If successful, this will produce the output:

    "InstanceId": "i-01248802a6d0dd331",  
    "PasswordData": "5G.XW752i?VoJm;Y8Ch-rEI5e?i8fFC5",  
    "Timestamp": "2020-10-27T22:07:39.000Z"  

The decrypted password shown matches the Windows local Administrator account.

5.3 Connecting with the graphical client

Look for Remote Desktop Connnection in the start menu. Use the IP address, username Administrator, and the password and hit Connect.

You should be at a standard Windows desktop running on the remote machine. At this point you can administer the machine any way you want, including setting up a new admin user account and/or changing the password.

5.4 Starting RDP client from PowerShell

The RDP client is a program called mstsc.exe. To show its options type

mstsc /?

We will connect by typing:

mstsc.exe /v:$PublicIp

Put in Administrator and the password. (It’s not simple to launch RDP directly with the password pre-filled.)

6 SSH server on Windows

Remote Desktop is just one way to access a Windows server for management. Windows now supports SSH access to the command-prompt (and to PowerShell).

6.1 Checking if OpenSSH is installed

On your AWS Windows Server open PowerShell and type

Get-WindowsCapability -Online -Name Open*

You will see something like:

Name         : OpenSSH.Client~~~~  
State        : Installed  
DisplayName  : OpenSSH Client  
Description  : OpenSSH-based secure shell (SSH) client, for secure key management and access to remote machines.  
DownloadSize : 1323493  
InstallSize  : 5301402  
Name         : OpenSSH.Server~~~~  
State        : NotPresent  
DisplayName  : OpenSSH Server  
Description  : OpenSSH-based secure shell (SSH) server, for secure key management and access from remote machines.  
DownloadSize : 1297677  
InstallSize  : 4946932

To install the OpenSSH server we type

Add-WindowsCapability -Online -Name OpenSSH.Server~~~~

If it succeeded you’ll see

Path          :  
Online        : True  
RestartNeeded : False

Re-run the Get-WindowsCapability command to confirm it’s now installed.

6.2 Server startup

SSH is provided by a server process called sshd.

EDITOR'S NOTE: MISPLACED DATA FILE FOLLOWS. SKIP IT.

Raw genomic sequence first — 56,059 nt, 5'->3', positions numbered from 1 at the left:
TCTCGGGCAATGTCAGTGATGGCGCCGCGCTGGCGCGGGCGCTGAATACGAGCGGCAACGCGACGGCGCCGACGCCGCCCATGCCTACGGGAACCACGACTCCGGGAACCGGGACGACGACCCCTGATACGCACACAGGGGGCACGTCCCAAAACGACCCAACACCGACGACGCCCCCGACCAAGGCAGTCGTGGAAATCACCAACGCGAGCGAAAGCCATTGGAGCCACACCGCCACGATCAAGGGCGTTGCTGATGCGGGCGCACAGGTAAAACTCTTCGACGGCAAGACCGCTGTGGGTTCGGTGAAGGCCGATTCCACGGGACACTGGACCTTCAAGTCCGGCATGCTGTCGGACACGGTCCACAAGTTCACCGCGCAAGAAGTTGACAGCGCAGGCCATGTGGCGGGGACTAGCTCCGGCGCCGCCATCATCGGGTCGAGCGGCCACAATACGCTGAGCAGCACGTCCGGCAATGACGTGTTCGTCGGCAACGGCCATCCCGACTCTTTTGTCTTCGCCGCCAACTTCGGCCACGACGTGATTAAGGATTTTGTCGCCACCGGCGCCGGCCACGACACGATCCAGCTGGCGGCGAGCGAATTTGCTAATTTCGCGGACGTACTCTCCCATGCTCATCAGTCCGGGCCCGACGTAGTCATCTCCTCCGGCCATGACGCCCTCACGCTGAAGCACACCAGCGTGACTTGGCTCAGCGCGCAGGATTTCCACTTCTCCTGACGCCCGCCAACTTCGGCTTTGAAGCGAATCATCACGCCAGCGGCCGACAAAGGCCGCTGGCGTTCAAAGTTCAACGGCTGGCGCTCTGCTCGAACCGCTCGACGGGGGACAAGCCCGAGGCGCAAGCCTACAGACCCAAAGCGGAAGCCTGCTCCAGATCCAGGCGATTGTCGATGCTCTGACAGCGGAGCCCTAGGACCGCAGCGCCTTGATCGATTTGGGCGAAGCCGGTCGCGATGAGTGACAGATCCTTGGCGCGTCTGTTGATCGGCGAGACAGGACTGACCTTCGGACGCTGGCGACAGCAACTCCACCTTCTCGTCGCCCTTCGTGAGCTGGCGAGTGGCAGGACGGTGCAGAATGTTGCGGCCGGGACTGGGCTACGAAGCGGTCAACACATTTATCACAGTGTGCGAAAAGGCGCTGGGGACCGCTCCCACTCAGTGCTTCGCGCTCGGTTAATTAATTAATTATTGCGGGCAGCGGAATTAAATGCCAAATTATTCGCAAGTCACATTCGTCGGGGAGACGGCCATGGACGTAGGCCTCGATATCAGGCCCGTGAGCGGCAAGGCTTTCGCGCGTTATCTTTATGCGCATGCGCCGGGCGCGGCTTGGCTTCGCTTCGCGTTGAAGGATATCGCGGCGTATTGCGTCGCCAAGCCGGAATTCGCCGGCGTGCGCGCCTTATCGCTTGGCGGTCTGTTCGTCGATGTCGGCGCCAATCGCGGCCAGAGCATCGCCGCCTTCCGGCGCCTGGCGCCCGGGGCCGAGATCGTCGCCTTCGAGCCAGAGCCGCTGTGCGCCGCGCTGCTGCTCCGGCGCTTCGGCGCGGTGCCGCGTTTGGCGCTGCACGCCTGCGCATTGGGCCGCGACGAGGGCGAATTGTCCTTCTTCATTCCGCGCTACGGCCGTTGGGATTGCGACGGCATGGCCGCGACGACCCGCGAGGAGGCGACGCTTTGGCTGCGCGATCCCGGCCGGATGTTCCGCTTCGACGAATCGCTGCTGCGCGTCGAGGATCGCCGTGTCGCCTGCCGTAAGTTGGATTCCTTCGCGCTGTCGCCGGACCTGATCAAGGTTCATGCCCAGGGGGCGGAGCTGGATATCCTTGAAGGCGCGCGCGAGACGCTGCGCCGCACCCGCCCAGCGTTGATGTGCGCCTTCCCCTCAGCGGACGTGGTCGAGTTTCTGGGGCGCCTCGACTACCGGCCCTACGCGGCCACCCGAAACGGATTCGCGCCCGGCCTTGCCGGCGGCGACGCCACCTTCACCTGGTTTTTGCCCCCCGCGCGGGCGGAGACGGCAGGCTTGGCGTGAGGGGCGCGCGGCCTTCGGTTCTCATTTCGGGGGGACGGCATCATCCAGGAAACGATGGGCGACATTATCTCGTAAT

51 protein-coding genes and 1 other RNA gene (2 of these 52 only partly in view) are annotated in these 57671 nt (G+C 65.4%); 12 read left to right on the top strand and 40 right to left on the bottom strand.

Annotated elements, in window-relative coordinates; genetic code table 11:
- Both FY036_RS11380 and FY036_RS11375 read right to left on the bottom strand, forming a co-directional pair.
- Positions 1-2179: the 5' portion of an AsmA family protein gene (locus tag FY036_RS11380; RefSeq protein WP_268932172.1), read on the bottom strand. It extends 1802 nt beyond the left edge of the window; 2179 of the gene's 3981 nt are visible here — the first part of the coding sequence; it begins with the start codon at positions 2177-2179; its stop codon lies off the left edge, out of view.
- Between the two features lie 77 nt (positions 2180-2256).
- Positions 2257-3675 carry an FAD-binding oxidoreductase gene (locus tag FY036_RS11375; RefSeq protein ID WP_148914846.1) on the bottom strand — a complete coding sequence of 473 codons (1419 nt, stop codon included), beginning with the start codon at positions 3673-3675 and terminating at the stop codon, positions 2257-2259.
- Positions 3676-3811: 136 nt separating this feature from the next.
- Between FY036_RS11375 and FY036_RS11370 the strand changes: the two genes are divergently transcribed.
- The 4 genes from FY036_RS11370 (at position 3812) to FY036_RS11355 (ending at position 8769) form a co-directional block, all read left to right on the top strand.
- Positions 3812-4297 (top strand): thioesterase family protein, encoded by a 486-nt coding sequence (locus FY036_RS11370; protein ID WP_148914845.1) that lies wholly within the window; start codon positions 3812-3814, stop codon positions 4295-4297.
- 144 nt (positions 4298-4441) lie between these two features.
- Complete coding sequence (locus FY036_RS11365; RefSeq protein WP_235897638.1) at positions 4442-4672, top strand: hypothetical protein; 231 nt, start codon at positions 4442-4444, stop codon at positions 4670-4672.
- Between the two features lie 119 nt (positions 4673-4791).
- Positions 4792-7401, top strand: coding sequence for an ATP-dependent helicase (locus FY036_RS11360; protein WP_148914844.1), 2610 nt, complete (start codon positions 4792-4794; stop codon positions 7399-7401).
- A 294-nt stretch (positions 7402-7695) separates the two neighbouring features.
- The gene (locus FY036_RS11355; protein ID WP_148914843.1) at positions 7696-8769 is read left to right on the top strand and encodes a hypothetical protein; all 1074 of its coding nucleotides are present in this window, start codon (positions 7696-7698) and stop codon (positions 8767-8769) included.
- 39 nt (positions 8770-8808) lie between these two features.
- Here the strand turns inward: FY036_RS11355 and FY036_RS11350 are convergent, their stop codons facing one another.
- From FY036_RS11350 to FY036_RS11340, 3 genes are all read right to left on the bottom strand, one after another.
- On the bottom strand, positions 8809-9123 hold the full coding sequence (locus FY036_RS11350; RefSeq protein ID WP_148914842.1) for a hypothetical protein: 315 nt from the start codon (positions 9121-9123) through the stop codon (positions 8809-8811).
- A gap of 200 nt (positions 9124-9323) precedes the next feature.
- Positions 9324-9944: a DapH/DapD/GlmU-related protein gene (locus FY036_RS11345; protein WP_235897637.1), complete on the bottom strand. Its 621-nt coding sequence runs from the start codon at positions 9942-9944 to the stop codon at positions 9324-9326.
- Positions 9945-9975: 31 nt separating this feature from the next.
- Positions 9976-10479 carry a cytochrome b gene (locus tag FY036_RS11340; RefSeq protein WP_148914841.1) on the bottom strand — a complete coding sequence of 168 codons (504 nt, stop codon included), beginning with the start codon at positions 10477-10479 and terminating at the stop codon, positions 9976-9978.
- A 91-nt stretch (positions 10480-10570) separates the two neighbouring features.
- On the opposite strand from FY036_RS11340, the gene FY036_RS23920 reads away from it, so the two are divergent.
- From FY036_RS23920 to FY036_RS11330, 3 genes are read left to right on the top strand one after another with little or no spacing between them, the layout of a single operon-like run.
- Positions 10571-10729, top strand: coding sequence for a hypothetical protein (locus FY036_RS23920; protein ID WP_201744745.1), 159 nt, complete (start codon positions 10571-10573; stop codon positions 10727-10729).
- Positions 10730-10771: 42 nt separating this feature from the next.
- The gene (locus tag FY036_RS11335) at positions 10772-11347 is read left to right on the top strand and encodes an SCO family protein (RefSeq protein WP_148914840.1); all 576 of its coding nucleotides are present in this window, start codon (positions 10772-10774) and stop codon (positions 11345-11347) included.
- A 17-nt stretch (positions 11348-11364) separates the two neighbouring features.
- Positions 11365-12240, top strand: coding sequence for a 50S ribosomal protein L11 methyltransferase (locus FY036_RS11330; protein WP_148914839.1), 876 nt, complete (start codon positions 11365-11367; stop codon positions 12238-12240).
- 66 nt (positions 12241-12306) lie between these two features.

First we confirm the service exists:

Get-Service sshd

From the output we note that it is installed but isn’t currently running:

Status   Name               DisplayName  
------   ----               -----------  
Running  sshd               OpenSSH SSH Server

This server needs to be started and to be configured to start automatically on reboot:

# start immediately
Start-Service sshd

# Set to start automatically on boot
Set-Service -Name sshd -StartupType automatic

6.3 Testing SSH server from same EC2 instance

Now we can test it by connecting from the EC2 instance itself.

ssh Administrator@localhost

and entering the admin password. We’re actually at the older prompt, but this can be changed to Powershell using system configuration.

6.4 Connecting from our computer to EC2 SSH server

The main reason to use SSH would be to connect from our own local computer to the EC2 instance. SSH uses TCP port 22, which isn’t currently permitted by the security group. There are two possibilities: create a second security group and assign it to the machine, or modify the existing group.

We will add a new rule to additionally permit SSH (as well as RDP) in:

aws ec2 authorize-security-group-ingress --group-id sg-08e934eb80d1d8f70 --cidr --protocol tcp --port 22


On our local computer we type:

ssh Administrator@$PublicIp

and put in the machine’s password. (Notice here that although AWS did setup the private keys for us, that it doesn’t inject the private key into the EC2 instance for us as with Linux.)

You have successfully connected over SSH if you see output similar to the following:

Microsoft Windows [Version 10.0.17763.1518]  
(c) 2018 Microsoft Corporation. All rights reserved.  
administrator@EC2AMAZ-3DE14BE C:\Users\Administrator>

This is actually the older shell, rather than PowerShell. We can run powershell from here by just typing:


Typing exit will get us back out of Powershell, and exit again will close the SSH session.

6.5 Configuring SSH

If you intend to use SSH to work with Windows regularly you should take the time to configure it properly. Here are a few tips:

7 Lookup Windows AMi by name (move for 2021)


8 Lookup Image Ids automatically (move for 2021)

Image IDs are region and account-dependent. They also get updated as Amazon update the images.

# print out list of Windows AMIs
ami ssm get-parameters-by-path -path /aws/service/ami-windows-latest --query "Parameters[].Name"

The “standard” windows image we will use is Windows_Server-2019-English-Full-Base.

8.1 Launching by name

We can use Systems Manager to launch an instance using the following syntax. Instead of giving an AMI directly we use resolve:ssm: to tell AWS to look this value up in SSM.

aws ec2 run-instances `
--image-id resolve:ssm:/aws/service/ami-windows-latest/Windows_Server-2019-English-Full-Base
# other parameters as normal